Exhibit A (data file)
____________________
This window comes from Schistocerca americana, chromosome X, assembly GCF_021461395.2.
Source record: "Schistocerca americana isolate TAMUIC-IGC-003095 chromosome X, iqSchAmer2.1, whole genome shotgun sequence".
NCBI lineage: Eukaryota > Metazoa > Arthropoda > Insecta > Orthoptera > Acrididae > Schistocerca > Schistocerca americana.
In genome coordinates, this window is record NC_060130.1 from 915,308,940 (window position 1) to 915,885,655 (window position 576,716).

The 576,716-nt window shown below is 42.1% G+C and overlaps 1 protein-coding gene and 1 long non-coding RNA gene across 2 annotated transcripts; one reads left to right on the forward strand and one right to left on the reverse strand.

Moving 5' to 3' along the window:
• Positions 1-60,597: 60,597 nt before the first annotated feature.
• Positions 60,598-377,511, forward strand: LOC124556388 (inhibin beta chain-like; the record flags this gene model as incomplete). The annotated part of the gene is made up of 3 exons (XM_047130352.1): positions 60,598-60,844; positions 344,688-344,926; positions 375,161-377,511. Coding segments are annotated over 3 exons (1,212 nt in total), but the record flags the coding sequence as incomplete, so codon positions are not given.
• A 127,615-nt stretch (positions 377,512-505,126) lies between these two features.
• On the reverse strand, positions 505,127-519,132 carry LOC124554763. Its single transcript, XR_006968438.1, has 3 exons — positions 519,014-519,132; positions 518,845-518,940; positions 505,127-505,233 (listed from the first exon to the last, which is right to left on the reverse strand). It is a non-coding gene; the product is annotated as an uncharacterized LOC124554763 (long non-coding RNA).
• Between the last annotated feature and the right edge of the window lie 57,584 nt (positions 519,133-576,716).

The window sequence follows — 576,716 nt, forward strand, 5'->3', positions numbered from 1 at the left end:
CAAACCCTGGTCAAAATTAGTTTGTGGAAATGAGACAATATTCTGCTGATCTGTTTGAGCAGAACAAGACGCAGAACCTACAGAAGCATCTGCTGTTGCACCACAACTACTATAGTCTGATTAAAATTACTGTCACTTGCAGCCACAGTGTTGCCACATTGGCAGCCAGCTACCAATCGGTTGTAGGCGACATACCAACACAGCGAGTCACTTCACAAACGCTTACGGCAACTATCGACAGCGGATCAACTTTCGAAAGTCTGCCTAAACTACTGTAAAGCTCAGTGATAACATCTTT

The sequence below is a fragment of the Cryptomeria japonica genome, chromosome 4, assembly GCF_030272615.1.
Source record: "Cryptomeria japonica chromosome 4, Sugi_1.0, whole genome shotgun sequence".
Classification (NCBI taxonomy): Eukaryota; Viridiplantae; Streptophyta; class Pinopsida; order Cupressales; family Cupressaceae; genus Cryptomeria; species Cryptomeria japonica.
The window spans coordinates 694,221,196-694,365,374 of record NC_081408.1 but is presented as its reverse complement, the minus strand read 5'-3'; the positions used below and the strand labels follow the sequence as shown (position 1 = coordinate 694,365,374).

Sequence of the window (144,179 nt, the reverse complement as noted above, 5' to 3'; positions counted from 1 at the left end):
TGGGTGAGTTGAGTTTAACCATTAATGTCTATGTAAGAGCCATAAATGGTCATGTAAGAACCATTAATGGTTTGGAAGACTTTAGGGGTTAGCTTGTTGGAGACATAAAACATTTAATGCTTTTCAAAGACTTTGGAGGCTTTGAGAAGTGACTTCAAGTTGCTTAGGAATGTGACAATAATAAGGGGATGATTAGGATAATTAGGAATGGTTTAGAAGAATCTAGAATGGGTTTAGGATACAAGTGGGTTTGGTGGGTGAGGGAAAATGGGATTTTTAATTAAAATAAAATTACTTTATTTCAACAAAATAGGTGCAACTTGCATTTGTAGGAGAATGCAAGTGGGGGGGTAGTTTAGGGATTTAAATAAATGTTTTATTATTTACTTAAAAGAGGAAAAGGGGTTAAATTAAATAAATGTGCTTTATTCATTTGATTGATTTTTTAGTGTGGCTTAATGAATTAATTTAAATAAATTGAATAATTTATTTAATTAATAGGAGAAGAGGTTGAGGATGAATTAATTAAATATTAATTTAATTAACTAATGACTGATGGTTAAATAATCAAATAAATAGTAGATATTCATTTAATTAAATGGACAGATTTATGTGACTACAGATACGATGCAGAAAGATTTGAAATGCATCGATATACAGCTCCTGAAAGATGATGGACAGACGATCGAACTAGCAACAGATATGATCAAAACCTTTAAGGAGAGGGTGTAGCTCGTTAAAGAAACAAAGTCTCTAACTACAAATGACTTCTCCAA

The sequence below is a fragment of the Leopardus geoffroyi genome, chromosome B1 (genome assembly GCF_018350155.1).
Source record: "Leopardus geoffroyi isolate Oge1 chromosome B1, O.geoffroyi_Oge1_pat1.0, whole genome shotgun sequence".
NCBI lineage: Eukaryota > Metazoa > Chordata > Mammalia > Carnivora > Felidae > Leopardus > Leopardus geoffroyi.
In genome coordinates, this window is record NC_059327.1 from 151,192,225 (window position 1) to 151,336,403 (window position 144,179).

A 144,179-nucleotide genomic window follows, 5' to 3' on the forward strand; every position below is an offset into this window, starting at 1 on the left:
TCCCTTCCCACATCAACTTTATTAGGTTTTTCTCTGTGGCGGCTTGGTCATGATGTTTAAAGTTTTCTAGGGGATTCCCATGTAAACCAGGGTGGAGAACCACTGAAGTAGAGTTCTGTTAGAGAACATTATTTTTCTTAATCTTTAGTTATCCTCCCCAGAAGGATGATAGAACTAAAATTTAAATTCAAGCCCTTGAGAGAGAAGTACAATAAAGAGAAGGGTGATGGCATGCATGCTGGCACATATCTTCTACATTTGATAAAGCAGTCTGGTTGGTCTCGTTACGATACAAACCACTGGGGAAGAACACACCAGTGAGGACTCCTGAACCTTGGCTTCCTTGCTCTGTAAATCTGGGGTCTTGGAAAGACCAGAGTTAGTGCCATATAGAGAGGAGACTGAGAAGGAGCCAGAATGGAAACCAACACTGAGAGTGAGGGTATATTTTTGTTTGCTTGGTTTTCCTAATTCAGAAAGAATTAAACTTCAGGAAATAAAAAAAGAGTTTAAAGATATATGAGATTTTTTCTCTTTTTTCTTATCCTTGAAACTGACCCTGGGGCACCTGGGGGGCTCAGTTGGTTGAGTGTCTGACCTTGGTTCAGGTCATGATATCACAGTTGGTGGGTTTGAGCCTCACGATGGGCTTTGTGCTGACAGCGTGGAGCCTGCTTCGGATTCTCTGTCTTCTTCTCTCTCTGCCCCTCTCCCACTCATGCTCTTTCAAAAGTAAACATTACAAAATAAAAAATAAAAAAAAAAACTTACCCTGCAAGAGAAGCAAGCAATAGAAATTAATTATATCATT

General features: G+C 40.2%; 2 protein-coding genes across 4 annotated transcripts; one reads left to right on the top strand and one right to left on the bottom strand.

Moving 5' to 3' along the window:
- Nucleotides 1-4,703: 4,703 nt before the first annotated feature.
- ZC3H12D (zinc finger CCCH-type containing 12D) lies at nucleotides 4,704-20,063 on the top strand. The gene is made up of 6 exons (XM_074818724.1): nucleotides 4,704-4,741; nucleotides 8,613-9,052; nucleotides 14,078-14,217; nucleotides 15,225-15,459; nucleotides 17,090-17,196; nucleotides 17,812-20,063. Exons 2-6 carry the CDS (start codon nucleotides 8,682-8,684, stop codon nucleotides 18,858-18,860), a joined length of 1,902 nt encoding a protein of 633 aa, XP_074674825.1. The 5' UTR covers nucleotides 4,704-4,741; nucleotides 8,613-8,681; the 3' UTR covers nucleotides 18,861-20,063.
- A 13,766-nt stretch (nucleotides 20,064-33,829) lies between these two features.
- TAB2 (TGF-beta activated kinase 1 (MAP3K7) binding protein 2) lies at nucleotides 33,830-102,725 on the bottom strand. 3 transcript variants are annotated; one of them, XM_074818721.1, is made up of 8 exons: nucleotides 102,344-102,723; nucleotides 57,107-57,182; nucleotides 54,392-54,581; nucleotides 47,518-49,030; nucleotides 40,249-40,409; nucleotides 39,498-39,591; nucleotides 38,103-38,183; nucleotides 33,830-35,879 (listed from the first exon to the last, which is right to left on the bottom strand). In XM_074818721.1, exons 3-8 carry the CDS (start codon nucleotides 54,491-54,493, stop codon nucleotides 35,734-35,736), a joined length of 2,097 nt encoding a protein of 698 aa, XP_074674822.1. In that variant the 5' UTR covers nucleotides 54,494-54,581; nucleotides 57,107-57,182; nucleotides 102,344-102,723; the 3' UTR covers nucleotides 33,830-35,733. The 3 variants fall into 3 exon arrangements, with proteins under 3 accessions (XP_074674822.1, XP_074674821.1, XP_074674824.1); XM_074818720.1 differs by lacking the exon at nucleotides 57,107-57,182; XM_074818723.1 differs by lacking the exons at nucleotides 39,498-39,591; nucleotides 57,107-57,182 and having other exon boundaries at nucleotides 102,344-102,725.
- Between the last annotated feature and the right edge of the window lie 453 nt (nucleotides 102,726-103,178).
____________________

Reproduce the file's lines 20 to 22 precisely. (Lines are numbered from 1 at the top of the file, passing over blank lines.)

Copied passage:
The sequence below is a fragment of the Leopardus geoffroyi genome, chromosome B1 (genome assembly GCF_018350155.1).
Source record: "Leopardus geoffroyi isolate Oge1 chromosome B1, O.geoffroyi_Oge1_pat1.0, whole genome shotgun sequence".
NCBI lineage: Eukaryota > Metazoa > Chordata > Mammalia > Carnivora > Felidae > Leopardus > Leopardus geoffroyi.